“Don’t be such a chicken squat” meaning explained: What did country singer Dolly Parton mean by this? In a recent video, Parton can be seen getting the Moderna covid-19 vaccine and encouraging viewers to follow her example.

‘Chicken squat’ meaning explained

A video appeared on social media yesterday, 3 March, showing country singer and “national treasure” Dolly Parton getting her covid-19 Moderna vaccine.

While getting the jab, Parton encourages viewers to do the same as soon as they’re able and not be afraid of it. “Don’t be such a chicken squat, go out there and get your shot!” she says, and laughs.

The video is now viral on social media and people are wondering at the meaning of “chicken squat” in this context.

‘Chicken squat’, but not literally

The literal meaning of a chicken squat can be either a mating behaviour or a sign of defensiveness common in chickens.

However, in the context of Dolly Parton’s video, the meaning of “chicken squat” is closer to an American slang swearword, but cleaned up for politeness.

The expression usually means someone is “lacking courage”, which is essentially what Parton is saying when she calls out her viewers and encourages them to get vaccinated.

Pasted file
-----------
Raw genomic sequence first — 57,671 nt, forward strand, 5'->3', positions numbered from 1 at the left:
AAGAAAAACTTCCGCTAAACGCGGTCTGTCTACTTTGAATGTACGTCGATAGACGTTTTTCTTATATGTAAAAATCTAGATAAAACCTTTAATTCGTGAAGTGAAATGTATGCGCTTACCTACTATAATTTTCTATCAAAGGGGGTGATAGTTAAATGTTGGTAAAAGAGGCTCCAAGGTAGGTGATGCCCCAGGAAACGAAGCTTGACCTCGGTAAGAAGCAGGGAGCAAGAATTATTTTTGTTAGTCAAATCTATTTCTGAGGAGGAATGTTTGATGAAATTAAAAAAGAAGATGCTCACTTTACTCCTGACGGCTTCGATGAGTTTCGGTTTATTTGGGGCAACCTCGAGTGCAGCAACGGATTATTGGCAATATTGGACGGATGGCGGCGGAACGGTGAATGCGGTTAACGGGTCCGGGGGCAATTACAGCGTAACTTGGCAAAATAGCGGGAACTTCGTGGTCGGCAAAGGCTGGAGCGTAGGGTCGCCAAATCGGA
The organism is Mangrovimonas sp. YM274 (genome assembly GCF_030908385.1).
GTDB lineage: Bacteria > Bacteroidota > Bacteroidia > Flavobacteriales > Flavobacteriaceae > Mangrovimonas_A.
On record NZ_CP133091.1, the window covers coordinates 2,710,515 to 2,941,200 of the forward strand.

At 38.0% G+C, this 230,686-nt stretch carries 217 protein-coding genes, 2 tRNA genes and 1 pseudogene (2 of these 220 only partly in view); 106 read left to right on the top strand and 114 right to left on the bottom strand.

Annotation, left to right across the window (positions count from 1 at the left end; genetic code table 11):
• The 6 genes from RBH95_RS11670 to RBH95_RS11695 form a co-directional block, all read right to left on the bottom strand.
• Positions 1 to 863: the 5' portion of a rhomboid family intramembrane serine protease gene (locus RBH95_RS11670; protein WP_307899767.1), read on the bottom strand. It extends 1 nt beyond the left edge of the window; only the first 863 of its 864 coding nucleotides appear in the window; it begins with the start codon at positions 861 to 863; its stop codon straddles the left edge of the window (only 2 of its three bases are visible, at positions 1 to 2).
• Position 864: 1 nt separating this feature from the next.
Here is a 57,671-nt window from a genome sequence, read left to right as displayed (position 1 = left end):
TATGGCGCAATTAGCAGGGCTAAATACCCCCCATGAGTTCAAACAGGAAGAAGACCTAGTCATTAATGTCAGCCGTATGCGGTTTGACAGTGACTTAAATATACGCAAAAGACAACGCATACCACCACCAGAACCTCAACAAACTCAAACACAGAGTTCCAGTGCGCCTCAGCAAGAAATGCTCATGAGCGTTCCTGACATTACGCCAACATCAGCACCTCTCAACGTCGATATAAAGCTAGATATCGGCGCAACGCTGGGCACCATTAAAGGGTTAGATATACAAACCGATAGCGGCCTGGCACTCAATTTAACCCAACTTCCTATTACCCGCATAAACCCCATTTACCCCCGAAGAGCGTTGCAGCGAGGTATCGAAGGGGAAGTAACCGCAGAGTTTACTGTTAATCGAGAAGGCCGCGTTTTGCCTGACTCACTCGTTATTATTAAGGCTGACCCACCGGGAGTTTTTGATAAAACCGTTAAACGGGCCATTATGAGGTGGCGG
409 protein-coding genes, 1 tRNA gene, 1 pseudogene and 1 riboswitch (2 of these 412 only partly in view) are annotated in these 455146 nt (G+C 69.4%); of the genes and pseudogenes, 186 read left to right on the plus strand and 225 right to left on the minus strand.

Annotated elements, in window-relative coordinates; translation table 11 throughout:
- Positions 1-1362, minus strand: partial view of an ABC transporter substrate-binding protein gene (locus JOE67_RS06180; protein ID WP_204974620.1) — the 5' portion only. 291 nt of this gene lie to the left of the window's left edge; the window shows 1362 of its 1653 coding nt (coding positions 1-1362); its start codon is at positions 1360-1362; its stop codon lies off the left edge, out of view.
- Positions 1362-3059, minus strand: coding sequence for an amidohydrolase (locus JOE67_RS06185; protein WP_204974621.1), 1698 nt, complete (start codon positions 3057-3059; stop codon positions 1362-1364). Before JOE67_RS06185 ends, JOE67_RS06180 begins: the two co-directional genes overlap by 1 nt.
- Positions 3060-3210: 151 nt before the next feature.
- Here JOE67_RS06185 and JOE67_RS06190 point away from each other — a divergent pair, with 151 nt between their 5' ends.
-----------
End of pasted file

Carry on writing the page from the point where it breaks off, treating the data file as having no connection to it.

Dolly Parton gets the Moderna vaccine

Dolly Parton can be seen on social media encouraging her fans to get the Moderna covid-19 vaccine. In the 3 minute, 55-second video, she jokingly sings a “vaccine” version of her song, Jolene.

In true Dolly fashion she then says, “I just wanna say to all the cowards out there, don’t be such a chicken squat, go out there and get your shot!”

The 75-year-old country singer met the criteria for the vaccine and directly after her message she got the jab by her doctor at Vanderbilt University medical centre, where she donated $1 million last year, in order to help develop the vaccine.

Twitter reacts

Dolly Parton fans can now be seen using the term “chicken squat”, meaning “coward”, all over Twitter, with many of them having had the shot themselves and finding Parton’s turn of phrase hilarious.

Have something to tell us about this article?